Movie review: Goofball Kristen Wiig can act too

Movie review: Goofball Kristen Wiig can act too
Kristen Wiig is a mousy housekeeper who has never been romanced before.

HATESHIP LOVESHIP (M18)

104 minutes / Opens tomorrow

The story: Housekeeper Johanna Parry (Kristen Wiig) finds a new job cleaning the house for the elderly Mr McCauley (Nick Nolte) and his granddaughter Sabitha (Hailee Steinfeld). As a cruel joke, Sabitha starts writing romantic e-mail to Johanna, claiming that they are from her estranged father Ken (Guy Pearce), who lives in another city. Johanna is intrigued and interested in finding him.

Let it be known that Kristen Wiig does, in fact, have serious acting chops.

The funnywoman, who is best known for her Comedic flair in Saturday Night Live and Bridesmaids (2011), has been trying to go the dramatic route of late, doing non-comedic roles in movies such as Friends With Kids (2011) and Girl Most Likely (2012).

While she was always competent in them, she never really got to shine as the star - until now.

Here, she is the sole reason to even catch the film at all.

So restrained and subtly affecting is her performance as the mousy housekeeper Johanna that you completely forget the crazy goofball parts that have so far made up the bulk of her resume.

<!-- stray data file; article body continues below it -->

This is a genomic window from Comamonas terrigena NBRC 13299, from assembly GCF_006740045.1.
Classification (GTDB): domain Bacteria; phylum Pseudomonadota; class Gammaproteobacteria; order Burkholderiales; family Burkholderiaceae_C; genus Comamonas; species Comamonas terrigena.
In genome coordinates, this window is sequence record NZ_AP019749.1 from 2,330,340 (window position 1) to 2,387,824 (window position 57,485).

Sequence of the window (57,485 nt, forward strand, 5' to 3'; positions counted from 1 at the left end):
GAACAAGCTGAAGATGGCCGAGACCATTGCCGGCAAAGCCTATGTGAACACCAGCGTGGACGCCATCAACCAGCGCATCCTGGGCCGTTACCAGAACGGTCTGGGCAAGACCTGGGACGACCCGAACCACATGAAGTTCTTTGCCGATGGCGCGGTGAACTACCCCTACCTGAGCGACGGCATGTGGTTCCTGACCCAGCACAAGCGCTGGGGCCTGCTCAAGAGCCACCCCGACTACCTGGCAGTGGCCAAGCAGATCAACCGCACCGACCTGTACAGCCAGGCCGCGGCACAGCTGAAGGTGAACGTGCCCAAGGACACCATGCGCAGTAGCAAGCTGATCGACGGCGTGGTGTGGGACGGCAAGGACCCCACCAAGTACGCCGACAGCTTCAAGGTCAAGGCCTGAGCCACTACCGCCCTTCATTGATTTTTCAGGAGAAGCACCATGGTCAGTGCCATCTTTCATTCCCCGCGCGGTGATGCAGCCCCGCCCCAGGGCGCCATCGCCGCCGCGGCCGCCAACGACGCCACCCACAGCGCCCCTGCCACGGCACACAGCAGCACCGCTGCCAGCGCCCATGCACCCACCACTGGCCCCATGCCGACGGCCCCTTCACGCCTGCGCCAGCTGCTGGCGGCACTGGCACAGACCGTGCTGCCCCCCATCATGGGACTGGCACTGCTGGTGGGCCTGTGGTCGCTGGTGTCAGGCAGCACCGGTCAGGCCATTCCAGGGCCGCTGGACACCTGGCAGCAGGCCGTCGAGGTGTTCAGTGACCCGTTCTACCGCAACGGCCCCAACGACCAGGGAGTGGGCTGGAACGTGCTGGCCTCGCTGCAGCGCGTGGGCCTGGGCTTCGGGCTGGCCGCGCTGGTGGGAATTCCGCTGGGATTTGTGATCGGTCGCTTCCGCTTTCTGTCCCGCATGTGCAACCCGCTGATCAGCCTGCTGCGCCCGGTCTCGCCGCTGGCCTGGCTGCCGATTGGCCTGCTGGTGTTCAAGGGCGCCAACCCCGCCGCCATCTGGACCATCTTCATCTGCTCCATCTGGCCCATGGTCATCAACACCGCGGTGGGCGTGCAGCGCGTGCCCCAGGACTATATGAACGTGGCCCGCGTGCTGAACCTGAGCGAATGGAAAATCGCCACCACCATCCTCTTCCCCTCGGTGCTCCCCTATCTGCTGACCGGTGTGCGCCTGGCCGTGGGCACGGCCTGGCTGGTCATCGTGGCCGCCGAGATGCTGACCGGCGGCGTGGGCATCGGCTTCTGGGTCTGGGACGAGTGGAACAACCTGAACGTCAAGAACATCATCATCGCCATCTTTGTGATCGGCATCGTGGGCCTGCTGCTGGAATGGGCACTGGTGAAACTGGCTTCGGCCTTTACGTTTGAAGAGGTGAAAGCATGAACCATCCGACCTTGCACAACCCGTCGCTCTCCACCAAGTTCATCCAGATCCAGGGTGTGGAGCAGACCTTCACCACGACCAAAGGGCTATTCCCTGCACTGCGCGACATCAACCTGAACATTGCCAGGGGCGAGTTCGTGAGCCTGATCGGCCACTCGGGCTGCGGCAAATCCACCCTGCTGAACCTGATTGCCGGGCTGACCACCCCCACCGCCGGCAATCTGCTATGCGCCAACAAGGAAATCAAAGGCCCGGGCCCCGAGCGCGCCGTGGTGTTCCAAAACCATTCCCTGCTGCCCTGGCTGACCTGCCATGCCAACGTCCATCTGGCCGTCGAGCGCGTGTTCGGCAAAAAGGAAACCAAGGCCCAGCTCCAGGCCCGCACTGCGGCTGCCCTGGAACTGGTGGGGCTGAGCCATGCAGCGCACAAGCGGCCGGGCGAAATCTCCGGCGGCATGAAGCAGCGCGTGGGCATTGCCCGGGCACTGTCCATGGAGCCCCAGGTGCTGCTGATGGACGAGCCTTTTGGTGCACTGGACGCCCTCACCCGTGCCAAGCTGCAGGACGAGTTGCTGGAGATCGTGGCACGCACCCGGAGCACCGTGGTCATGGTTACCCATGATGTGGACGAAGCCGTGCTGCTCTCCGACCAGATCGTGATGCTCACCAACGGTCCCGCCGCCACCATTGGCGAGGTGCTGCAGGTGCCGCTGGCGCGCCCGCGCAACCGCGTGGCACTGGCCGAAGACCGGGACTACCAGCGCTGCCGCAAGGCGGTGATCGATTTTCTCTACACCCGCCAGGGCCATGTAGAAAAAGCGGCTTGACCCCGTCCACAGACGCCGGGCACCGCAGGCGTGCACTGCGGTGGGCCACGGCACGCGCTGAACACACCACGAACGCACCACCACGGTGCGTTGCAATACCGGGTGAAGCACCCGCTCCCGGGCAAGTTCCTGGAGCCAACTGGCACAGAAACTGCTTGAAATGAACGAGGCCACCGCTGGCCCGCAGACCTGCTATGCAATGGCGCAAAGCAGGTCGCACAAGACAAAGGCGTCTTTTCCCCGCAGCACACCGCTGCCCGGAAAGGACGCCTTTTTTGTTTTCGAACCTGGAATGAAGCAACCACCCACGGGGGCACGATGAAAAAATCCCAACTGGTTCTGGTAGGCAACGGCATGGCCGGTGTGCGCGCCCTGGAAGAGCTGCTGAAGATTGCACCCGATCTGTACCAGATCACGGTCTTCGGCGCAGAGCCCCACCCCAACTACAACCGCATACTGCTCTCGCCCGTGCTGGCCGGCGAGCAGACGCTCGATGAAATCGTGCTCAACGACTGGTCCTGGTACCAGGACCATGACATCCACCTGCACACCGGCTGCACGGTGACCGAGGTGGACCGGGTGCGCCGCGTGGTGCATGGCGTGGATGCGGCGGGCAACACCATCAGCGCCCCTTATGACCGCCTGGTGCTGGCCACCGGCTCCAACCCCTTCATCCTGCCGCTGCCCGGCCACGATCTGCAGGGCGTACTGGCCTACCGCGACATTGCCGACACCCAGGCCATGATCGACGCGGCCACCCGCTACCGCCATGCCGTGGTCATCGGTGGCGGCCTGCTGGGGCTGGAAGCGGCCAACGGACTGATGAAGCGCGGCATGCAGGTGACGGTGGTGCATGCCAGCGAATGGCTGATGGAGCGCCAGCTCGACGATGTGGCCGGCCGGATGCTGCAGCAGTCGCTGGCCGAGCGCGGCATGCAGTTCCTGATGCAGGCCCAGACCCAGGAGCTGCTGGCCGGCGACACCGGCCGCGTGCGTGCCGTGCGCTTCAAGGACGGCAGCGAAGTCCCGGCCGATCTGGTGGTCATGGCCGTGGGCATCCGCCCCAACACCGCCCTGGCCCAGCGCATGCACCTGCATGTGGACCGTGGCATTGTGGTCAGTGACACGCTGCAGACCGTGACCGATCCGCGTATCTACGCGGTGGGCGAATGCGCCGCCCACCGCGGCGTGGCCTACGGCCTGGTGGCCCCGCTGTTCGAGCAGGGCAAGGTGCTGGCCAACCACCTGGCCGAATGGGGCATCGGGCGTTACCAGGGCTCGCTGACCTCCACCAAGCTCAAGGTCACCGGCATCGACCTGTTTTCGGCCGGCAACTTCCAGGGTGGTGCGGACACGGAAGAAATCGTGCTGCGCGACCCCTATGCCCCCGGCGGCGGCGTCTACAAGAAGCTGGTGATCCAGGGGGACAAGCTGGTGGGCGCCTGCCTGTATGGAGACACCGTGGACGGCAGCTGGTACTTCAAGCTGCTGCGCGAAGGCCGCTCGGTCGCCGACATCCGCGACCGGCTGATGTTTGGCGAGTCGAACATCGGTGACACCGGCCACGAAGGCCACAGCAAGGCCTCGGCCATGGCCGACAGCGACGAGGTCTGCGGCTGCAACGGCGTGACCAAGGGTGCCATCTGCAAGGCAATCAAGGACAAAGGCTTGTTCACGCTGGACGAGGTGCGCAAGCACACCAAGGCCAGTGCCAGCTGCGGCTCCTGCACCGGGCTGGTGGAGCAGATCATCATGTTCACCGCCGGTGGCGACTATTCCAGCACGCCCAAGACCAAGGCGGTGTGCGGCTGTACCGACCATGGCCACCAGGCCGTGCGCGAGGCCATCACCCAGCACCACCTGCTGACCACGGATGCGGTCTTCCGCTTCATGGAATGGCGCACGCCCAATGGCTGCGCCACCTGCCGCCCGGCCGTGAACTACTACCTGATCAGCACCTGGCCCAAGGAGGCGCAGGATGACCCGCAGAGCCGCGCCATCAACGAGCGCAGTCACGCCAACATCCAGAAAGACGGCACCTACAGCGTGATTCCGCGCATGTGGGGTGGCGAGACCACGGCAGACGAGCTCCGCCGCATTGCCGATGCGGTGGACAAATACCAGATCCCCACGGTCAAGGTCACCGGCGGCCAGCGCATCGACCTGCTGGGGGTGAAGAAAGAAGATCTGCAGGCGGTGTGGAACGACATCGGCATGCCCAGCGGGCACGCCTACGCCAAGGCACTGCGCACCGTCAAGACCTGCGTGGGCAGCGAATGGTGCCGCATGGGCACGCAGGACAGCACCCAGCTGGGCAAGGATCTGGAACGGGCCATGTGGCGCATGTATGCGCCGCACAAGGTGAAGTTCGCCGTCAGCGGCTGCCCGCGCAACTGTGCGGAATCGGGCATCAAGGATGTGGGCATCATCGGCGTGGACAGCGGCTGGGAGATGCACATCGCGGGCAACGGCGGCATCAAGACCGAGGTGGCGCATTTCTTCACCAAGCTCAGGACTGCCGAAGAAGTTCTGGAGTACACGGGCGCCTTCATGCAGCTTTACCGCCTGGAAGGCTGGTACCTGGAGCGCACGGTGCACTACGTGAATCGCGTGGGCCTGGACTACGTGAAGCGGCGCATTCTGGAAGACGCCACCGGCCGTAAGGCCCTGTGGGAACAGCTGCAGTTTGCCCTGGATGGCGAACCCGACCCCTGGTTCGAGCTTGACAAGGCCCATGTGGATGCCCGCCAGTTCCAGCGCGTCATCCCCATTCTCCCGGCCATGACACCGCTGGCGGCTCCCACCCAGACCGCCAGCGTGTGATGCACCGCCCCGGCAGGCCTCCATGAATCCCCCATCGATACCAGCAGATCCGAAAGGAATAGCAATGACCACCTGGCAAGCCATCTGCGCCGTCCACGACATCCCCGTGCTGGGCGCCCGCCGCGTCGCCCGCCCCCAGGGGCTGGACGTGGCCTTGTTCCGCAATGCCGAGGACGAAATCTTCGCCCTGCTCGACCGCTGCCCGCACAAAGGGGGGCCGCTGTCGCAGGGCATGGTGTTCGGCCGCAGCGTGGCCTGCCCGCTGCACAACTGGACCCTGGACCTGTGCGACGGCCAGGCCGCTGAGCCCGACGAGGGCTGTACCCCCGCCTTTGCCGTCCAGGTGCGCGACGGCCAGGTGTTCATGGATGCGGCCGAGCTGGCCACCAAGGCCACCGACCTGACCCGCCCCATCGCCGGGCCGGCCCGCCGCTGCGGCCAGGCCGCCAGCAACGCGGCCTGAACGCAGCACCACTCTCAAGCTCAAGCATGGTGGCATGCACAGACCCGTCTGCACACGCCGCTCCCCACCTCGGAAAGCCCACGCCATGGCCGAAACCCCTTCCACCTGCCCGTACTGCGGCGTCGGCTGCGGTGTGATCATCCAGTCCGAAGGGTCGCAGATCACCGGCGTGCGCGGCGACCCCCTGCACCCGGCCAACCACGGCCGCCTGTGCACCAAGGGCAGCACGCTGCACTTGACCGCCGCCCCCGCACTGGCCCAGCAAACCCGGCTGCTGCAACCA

Taking awkwardness to a whole new level, her delicate portrayal is in turns compelling and uncomfortable to watch, only because you often feel so sorry for her character.

So when Johanna discovers that another man possibly has feelings for her, there is something almost inspirational in the way she then works to be with him. This completely innocent and sheltered woman has never experienced romance before, but her newfound determination to win the guy over is moving.

Sadly, the rest of the film hardly measures up to Wiig's fine performance.

Bizarre and unrealistic story aside - adapted from Alice Munro's 2001 short story Hateship, Friendship, Courtship, Loveship, Marriage - the pacing is so terribly slow that several impatient moviegoers walked out, midway through the screening this reviewer attended.

The supporting characters, from Steinfeld's bratty teenager Sabitha to Nolte's stern grandfather, are also too one-dimensional to amount to anything interesting.

Worse, many sub-plots are left unresolved.

The movie acts really only as a showcase for Wiig's immense talent and a sign of some potentially great things to come from her.


This article was first published on July 23, 2014.
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